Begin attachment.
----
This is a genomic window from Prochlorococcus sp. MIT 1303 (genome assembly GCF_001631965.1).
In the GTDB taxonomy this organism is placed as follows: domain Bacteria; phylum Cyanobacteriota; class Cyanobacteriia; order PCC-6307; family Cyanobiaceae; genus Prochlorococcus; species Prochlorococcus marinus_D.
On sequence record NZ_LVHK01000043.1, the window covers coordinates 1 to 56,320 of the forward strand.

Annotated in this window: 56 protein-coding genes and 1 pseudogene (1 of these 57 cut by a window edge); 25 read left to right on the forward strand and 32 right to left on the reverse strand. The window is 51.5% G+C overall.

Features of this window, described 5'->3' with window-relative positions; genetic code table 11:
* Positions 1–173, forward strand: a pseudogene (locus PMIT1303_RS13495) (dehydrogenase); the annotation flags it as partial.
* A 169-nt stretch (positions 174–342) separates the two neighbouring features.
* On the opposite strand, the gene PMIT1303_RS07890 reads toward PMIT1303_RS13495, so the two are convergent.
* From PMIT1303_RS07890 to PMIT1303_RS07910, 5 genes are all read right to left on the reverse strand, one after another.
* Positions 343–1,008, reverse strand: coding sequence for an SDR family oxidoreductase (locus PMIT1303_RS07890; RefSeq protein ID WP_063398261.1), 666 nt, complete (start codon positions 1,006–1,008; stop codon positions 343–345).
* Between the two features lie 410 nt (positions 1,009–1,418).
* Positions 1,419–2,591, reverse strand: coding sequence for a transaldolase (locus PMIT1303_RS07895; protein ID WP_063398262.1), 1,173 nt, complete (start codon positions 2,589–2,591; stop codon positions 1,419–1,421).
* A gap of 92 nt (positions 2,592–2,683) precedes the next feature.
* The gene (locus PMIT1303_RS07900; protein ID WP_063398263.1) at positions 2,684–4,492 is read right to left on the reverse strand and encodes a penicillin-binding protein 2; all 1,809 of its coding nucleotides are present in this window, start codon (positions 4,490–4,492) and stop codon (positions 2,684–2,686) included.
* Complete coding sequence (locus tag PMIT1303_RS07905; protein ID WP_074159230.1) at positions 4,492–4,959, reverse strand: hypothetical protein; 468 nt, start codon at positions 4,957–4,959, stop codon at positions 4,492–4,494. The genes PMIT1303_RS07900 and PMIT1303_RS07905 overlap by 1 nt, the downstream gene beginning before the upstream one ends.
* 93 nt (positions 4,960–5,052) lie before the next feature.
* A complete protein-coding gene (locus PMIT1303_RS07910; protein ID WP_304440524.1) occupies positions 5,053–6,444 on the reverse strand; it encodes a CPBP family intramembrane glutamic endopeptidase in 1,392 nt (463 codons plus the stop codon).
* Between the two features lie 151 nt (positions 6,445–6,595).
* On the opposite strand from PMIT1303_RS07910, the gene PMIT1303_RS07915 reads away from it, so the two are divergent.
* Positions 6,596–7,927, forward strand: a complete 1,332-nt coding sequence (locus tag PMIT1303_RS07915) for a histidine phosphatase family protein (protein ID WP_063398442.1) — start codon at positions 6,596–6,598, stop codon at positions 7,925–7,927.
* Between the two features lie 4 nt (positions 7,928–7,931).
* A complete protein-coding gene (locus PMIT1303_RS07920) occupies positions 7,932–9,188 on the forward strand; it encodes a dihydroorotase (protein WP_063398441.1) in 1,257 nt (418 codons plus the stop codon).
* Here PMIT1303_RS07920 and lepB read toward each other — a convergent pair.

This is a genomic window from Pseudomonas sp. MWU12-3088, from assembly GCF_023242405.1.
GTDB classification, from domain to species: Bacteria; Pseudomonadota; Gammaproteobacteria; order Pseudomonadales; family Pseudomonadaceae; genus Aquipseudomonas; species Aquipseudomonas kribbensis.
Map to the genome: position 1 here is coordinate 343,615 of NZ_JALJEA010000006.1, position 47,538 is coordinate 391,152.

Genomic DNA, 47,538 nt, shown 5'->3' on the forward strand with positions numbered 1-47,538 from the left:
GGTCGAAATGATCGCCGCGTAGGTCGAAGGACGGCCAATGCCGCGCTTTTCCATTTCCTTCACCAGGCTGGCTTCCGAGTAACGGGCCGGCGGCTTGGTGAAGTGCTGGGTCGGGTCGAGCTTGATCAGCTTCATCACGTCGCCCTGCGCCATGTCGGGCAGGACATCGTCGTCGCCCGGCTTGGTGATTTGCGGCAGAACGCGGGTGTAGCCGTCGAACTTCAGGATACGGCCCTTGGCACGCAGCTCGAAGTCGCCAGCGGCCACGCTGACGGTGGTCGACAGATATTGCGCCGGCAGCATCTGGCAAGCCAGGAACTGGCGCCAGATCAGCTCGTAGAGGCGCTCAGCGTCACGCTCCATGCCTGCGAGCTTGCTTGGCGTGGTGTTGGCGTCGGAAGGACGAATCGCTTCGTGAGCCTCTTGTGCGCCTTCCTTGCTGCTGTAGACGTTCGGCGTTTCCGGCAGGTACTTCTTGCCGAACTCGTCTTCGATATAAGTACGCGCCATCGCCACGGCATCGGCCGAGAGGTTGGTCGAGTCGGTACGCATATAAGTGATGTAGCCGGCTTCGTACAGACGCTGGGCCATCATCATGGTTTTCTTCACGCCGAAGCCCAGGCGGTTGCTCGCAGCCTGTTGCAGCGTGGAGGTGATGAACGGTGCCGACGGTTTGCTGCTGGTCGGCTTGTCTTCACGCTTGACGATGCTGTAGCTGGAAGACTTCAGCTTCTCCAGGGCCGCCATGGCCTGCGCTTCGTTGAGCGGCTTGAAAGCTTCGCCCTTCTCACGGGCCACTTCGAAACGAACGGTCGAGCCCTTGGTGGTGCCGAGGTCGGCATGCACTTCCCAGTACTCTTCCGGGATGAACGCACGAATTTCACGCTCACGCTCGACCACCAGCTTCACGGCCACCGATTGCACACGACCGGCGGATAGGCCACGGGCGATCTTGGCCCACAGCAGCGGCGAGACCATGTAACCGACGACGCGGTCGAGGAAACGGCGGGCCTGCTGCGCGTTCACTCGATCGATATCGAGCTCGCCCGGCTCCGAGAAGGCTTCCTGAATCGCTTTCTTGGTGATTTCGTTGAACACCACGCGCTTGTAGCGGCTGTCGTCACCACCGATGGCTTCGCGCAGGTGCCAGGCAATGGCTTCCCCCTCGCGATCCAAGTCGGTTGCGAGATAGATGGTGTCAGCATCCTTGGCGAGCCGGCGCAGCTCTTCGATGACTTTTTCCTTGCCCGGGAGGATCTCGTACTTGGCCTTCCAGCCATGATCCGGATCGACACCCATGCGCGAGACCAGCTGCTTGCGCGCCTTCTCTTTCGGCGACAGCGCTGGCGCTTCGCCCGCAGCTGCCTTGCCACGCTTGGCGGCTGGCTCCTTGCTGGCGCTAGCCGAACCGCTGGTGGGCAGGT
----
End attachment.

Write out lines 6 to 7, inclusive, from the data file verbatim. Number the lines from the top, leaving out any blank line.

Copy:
* Positions 1–173, forward strand: a pseudogene (locus PMIT1303_RS13495) (dehydrogenase); the annotation flags it as partial.
* A 169-nt stretch (positions 174–342) separates the two neighbouring features.